Pressure is mounting on Mike Ashley and his Sports Direct empire over its use of zero-hours contracts for part-time employees, as the Unite trade union demanded a meeting with the billionaire businessman.
As 2,000 full-time staff at Sports Direct prepare to cash in bonuses of up to £100,000, it has been revealed that the company’s entire 20,000 part-time workforce are employed on zero-hour contracts, according to data from the Office for National Statistics.
Sports Direct hires every part-timer under a deal that denies them holiday or sick pay and cannot guarantee how many hours they will work each week.
The zero-hours contracts are in use despite the company introducing a generous bonus scheme for full-time staff. Full-time workers at Sports Direct are set to collect a bonus worth more than £70,000 in company shares next month.
Those on the contracts often find themselves unsure if they will have work from one week to the next. Although they are able to turn down work, many fear that doing so means they will not be asked again in the future.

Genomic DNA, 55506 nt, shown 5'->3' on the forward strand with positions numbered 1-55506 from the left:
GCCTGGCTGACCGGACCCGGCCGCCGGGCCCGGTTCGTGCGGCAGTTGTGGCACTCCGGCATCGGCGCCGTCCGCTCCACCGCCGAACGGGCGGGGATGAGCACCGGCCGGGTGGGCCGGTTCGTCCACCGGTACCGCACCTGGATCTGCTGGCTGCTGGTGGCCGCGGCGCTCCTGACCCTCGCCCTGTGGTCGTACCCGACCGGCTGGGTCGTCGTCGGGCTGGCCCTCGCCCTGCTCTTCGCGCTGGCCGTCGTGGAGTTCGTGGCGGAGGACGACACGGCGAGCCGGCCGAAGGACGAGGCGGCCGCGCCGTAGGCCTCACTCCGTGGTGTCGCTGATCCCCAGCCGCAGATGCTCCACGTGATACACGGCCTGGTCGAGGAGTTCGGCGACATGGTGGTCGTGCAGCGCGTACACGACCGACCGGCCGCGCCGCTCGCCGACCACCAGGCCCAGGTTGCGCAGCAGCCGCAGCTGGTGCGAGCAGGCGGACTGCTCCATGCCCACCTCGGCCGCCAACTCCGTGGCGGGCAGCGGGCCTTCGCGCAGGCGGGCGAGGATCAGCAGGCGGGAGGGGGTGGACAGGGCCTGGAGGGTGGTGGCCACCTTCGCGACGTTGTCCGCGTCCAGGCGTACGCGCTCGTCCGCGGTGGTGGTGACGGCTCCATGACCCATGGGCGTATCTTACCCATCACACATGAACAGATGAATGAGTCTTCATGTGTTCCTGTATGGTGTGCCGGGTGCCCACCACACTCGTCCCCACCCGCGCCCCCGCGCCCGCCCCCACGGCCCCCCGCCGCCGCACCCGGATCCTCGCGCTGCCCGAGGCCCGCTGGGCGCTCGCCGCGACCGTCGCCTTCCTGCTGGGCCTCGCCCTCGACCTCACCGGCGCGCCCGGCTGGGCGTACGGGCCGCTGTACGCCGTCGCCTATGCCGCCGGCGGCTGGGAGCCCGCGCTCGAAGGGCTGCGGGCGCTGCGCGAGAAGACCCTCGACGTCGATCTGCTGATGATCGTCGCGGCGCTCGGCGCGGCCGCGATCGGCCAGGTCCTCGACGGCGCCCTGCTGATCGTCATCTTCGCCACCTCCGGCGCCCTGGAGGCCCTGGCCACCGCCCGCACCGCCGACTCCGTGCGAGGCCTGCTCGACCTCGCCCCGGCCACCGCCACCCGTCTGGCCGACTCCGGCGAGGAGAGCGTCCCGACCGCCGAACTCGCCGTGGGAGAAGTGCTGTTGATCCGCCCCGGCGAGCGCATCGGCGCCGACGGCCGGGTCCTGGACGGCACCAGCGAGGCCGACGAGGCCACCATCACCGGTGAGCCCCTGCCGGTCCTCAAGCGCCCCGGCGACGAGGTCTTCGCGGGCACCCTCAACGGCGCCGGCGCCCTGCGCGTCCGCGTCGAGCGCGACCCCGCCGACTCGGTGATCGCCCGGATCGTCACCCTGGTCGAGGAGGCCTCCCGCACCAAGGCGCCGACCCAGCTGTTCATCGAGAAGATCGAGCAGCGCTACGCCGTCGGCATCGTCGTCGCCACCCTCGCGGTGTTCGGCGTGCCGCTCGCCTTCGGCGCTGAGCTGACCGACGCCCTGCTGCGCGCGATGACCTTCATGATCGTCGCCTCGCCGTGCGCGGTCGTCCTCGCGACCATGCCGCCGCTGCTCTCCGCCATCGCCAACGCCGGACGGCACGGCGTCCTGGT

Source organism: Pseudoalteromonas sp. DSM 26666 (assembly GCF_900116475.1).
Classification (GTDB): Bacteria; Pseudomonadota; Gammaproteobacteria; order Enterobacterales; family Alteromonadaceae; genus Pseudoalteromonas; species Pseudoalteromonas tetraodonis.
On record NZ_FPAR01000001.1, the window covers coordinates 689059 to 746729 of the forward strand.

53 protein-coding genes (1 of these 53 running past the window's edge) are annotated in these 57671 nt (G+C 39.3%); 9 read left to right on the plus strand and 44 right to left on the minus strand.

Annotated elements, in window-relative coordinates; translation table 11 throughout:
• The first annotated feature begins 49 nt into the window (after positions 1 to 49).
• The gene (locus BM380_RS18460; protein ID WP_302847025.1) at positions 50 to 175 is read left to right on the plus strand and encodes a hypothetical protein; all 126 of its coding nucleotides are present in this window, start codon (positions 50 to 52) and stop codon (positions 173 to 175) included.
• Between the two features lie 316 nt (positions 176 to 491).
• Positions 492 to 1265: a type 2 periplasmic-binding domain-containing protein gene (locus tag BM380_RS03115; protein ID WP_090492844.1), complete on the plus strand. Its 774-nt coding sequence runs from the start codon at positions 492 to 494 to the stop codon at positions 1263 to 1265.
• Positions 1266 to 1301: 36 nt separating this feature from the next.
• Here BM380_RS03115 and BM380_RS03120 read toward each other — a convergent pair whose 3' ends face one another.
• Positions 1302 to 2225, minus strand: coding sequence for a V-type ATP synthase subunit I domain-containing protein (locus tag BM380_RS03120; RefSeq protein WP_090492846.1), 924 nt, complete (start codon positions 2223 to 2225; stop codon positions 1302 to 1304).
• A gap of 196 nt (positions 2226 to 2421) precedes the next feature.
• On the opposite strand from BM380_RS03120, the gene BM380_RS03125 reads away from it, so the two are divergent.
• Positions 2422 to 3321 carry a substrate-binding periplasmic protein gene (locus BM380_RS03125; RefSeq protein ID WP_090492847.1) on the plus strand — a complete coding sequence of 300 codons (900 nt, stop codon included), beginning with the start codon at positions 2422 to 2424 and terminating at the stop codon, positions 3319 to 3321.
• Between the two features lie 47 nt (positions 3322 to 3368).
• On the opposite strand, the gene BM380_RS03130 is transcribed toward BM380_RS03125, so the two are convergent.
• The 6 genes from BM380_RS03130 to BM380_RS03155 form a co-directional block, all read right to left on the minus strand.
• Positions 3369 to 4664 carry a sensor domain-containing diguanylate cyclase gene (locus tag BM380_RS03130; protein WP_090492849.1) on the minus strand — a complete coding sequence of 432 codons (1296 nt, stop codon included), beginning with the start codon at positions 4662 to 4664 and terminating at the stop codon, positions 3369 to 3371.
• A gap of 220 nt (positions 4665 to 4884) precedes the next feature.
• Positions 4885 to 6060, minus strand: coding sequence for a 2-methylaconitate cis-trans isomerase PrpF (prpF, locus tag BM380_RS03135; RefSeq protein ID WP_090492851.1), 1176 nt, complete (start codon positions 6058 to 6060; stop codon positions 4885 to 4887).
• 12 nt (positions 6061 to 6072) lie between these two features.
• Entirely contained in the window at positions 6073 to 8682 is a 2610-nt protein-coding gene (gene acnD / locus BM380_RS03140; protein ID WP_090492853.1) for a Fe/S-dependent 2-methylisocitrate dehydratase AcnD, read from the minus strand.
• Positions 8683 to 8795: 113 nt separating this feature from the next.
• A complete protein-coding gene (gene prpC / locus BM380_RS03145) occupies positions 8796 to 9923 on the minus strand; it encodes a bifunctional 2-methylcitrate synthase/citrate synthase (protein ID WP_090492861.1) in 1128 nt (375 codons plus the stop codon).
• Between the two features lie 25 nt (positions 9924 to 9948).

Employment lawyers warn that the deal makes it difficult to manage family and childcare commitments, and presents problems when budgeting for household bills or trying to secure a mortgage.
However, organisations investigating the impact of the contracts claim the revelations show their use is far more widespread than indicated by the ONS.
Business Secretary Vince Cable announced an investigation into zero-hour contracts following ‘anecdotal evidence of abuse’ by employers – including those in the public sector. ‘Whilst it’s important our workforce remains flexible, it is equally important that it is treated fairly,’ he said.
James Plunkett, director of policy at the Resolution Foundation, said: “These new revelations show again that no one really knows how many workers are on zero-hours contracts – every official estimate seems to have drastically understated the scale of the issue. While it seems to us too early to ban zero-hours contracts, the case for reform is clear.”